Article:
President Trump is expected to find a loyal audience Monday to hear his speech to the American Farm Bureau Federation's Annual Convention in Nashville, where he will push for rural prosperity and tout solutions proposed by a task force that include.
A new report from the task force, however, also argues for robust access to global markets, and could put Mr. Trump further at odds with the rural community which has by and large been favorable to, such as the North American Free Trade Agreement (NAFTA).
"(The report) is proposing the robust need to be sure that rural American agriculture is very fairly treated and has access to global markets," a senior administration official from outside the White House told reporters Friday, without saying how exactly that might impact the United States'.
Rural America includes 72 percent of the nation's land and 46 million people, according to the U.S. Department of Agriculture. The task force, chaired by Secretary of Agriculture Sonny Perdue, is the product of President Trump's April 2017 executive order to establish such a body to examine the challenges faced by this group of Americans.
Trade is a top concern.
"Based on fair trade principles, international market access must be aggressively pursued and supported," the report argues. "American agriculture needs and deserves policies that support and build on this success -- by opening markets abroad; by ensuring fair and science-based regulatory treatment for American products of all kinds; and by implementing strong enforcement policies that hold trading partners to their commitments."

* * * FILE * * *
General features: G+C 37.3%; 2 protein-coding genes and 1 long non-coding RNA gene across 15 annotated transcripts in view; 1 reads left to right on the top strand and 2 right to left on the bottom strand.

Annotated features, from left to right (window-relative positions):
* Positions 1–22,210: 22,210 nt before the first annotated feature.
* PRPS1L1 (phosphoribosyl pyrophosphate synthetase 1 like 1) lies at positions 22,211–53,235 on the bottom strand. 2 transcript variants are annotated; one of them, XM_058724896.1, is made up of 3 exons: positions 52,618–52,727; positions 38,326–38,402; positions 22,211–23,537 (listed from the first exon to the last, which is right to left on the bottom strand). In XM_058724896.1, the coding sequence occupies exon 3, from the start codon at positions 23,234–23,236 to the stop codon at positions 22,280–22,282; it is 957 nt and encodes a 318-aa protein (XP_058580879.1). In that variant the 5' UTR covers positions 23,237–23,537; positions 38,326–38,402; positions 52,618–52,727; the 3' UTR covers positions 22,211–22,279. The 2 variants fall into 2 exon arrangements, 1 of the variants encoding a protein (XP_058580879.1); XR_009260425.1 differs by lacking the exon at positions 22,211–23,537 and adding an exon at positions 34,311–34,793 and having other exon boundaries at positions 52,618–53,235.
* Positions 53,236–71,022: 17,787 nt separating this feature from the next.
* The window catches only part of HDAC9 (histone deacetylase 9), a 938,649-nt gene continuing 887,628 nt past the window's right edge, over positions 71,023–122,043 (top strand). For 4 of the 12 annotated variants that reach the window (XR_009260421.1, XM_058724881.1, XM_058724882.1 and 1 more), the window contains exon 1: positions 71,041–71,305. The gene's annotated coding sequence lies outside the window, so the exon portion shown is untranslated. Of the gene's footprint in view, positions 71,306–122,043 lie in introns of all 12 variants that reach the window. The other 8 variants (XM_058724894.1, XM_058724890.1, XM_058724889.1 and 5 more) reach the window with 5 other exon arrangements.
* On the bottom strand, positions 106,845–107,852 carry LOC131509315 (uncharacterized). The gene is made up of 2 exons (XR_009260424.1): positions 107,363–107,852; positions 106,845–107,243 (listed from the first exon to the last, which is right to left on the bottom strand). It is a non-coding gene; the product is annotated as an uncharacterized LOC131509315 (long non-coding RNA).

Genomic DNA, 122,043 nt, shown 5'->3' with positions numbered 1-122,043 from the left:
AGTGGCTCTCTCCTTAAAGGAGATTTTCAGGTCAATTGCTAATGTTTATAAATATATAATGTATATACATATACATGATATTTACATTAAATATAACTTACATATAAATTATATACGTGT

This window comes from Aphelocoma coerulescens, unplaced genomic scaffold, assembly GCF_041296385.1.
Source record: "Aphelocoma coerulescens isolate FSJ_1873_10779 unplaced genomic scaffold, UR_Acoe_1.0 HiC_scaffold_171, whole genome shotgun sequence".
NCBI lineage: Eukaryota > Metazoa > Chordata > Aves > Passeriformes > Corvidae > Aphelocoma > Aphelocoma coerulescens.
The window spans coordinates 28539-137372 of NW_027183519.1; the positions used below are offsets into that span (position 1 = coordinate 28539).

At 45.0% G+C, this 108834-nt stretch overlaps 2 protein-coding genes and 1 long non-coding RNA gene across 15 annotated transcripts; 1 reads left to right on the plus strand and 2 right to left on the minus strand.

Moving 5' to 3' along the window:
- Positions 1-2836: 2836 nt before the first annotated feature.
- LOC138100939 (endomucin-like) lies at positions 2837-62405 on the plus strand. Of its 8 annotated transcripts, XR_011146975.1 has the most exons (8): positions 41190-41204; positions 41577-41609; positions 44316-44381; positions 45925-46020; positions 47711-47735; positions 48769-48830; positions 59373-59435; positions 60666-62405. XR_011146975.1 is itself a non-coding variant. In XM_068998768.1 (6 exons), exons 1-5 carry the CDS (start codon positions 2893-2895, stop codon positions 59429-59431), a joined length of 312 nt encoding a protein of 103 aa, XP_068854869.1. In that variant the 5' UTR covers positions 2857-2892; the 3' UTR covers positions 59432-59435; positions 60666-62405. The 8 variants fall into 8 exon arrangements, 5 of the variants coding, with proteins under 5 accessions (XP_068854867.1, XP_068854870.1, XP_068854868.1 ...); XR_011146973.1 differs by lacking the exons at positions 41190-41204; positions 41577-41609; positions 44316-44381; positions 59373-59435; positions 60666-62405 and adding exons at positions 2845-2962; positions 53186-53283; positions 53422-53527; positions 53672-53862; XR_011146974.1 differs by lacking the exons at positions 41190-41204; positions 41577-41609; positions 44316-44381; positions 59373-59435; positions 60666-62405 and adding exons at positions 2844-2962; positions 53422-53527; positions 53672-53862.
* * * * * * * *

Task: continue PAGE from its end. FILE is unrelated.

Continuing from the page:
President Trump has disparaged various trade agreements in the past that he does not feel put "America first," and therefore leave the American worker behind. Just days into his presidency, Mr. Trump formally withdrew the United States from the Transpacific Partnership -- a trade deal with 11 other countries that he often described as a job killer. As recently as August 23, 2017, the president said NAFTA was "one of the worst deals anybody in history has ever entered into."
It remains unclear whether the United States will pull out of the agreement altogether, but that is somethingin the past.
"Trade will be on the mind of folks in the room on Monday, and I think you'll hear the President touch upon that," a senior administration official said. "I think the takeaway is that what we have said all along, throughout the administration with regard to trade, is that this president wants to end the day with agreements and with a standard that is more efficient for markets, that is less distorted, and that gives not only our farmers but our manufacturers and others that participate in the trade economy a fair platform."
"If we're able to do that, regardless of what strategies the president employs to get there -- at the end of the day, if those three things happen, then the first person to benefit from that, in my view, is going to be the American farmer," the official added.
The task force report also looks at other ways to boost prosperity in rural America and focuses on five areas: e-connectivity for rural America, improving quality of life, supporting a rural workforce, harnessing technological innovation, and economic development.
Perdue is also slated to address the convention. He is expected to praise President Trump for his "relentless commitment" to helping rural Americans, and discuss how the report was developed, according to an administration official familiar with his remarks.